Towards Understanding the Nature of the “Cochlear Amplifier”: Modeling the Physiology of the Outer Hair Cell

William Triffo, Rice University

Photo of William Triffo

The Organ of Corti (OC) is the cochlear structure responsible for transducing acoustic input into neural information. One component of the OC, the outer hair cell (OHC), is capable of undergoing axial deformation in response to electrical stimulus. This phenomenon, termed electromotility, enables the OHC to function as a mechanical amplifier of cochlear vibrations. Our ability to hear is thus dependent on properly functioning OHCs.

A unique feature of electromotility is its independence from direct metabolic input. While other motile cells, such as striated muscle, depend on direct coupling of adenosine triphosphate (ATP) hydrolysis to supply energy, the OHC's motion only depends on the transmembrane voltage potential. It is also known that the electromechanical transductive process occurs in the outer membrane of the OHC, and several models have been postulated to explain this effect. These include area-expansion and piezoelectric descriptions, as well as a model based on the flexoelectric effect, which describes deformations arising from electric field interactions with polarized membranes.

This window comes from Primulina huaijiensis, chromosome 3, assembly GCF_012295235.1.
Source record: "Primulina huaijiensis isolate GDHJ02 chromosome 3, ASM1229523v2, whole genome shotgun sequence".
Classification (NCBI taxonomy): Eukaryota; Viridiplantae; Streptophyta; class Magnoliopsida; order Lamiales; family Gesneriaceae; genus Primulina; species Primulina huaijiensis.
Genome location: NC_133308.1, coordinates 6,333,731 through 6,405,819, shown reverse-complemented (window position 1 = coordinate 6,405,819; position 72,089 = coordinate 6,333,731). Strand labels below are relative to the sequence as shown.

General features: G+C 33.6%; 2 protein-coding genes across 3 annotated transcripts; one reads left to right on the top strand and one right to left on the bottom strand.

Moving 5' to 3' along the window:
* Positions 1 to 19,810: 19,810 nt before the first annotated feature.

Current finite element models of the OHC model the cell as a trilaminate composite, utilizing shell elements for the outer membrane and subsurface cisternae, and plate models of the cortical lattice which capitalize on the observed domain architecture of the actin-spectrin network. To describe the electro-mechanical coupling in the outer membrane, such models rely on active strain interpretations of a proposed area expansion motor in the outer bilayer. Using a similar trilaminate structure, our current focus is to develop a model of the OHC using piezoelectric and flexoelectric effects as alterative explanations for OHC electromotility.

Abstract Author(s): William J. Triffo and Robert M. Raphael